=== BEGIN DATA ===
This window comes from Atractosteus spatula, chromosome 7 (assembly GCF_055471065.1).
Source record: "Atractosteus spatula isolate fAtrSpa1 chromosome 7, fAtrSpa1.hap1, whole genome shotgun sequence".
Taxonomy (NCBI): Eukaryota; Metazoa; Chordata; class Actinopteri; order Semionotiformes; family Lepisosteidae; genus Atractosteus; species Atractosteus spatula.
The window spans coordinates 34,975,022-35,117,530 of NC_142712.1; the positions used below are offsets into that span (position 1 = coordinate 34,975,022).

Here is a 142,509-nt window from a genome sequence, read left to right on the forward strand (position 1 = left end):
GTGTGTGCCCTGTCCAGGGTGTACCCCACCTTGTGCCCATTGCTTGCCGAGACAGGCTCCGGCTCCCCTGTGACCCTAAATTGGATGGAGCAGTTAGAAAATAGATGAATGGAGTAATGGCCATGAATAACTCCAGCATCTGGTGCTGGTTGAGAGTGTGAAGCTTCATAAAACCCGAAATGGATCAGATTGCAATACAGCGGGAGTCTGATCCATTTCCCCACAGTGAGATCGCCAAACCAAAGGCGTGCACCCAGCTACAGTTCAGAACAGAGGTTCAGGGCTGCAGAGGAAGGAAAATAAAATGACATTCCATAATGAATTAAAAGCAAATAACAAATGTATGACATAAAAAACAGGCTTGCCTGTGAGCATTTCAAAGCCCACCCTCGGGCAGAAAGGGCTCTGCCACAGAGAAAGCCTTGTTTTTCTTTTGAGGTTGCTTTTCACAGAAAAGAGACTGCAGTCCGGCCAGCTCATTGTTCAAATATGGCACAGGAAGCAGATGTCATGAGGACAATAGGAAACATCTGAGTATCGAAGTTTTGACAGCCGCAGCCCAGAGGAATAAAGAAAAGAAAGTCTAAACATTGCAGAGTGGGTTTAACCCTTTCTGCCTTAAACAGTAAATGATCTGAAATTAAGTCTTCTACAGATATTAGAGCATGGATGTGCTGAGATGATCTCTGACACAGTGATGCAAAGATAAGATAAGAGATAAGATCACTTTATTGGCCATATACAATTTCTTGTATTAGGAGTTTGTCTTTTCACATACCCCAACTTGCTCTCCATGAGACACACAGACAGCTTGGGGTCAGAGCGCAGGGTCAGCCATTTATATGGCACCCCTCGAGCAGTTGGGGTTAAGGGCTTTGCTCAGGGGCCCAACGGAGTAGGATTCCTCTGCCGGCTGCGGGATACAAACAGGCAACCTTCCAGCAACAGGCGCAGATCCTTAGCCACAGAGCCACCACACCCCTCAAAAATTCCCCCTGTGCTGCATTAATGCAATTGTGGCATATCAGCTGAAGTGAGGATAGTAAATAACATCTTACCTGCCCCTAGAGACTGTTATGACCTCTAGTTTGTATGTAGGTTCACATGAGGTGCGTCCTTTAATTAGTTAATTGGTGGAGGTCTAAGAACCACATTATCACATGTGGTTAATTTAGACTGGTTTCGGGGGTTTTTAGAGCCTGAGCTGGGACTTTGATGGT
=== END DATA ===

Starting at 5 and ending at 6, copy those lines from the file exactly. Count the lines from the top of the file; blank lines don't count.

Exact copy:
Here is a 142,509-nt window from a genome sequence, read left to right on the forward strand (position 1 = left end):
GTGTGTGCCCTGTCCAGGGTGTACCCCACCTTGTGCCCATTGCTTGCCGAGACAGGCTCCGGCTCCCCTGTGACCCTAAATTGGATGGAGCAGTTAGAAAATAGATGAATGGAGTAATGGCCATGAATAACTCCAGCATCTGGTGCTGGTTGAGAGTGTGAAGCTTCATAAAACCCGAAATGGATCAGATTGCAATACAGCGGGAGTCTGATCCATTTCCCCACAGTGAGATCGCCAAACCAAAGGCGTGCACCCAGCTACAGTTCAGAACAGAGGTTCAGGGCTGCAGAGGAAGGAAAATAAAATGACATTCCATAATGAATTAAAAGCAAATAACAAATGTATGACATAAAAAACAGGCTTGCCTGTGAGCATTTCAAAGCCCACCCTCGGGCAGAAAGGGCTCTGCCACAGAGAAAGCCTTGTTTTTCTTTTGAGGTTGCTTTTCACAGAAAAGAGACTGCAGTCCGGCCAGCTCATTGTTCAAATATGGCACAGGAAGCAGATGTCATGAGGACAATAGGAAACATCTGAGTATCGAAGTTTTGACAGCCGCAGCCCAGAGGAATAAAGAAAAGAAAGTCTAAACATTGCAGAGTGGGTTTAACCCTTTCTGCCTTAAACAGTAAATGATCTGAAATTAAGTCTTCTACAGATATTAGAGCATGGATGTGCTGAGATGATCTCTGACACAGTGATGCAAAGATAAGATAAGAGATAAGATCACTTTATTGGCCATATACAATTTCTTGTATTAGGAGTTTGTCTTTTCACATACCCCAACTTGCTCTCCATGAGACACACAGACAGCTTGGGGTCAGAGCGCAGGGTCAGCCATTTATATGGCACCCCTCGAGCAGTTGGGGTTAAGGGCTTTGCTCAGGGGCCCAACGGAGTAGGATTCCTCTGCCGGCTGCGGGATACAAACAGGCAACCTTCCAGCAACAGGCGCAGATCCTTAGCCACAGAGCCACCACACCCCTCAAAAATTCCCCCTGTGCTGCATTAATGCAATTGTGGCATATCAGCTGAAGTGAGGATAGTAAATAACATCTTACCTGCCCCTAGAGACTGTTATGACCTCTAGTTTGTATGTAGGTTCACATGAGGTGCGTCCTTTAATTAGTTAATTGGTGGAGGTCTAAGAACCACATTATCACATGTGGTTAATTTAGACTGGTTTCGGGGGTTTTTAGAGCCTGAGCTGGGACTTTGATGGT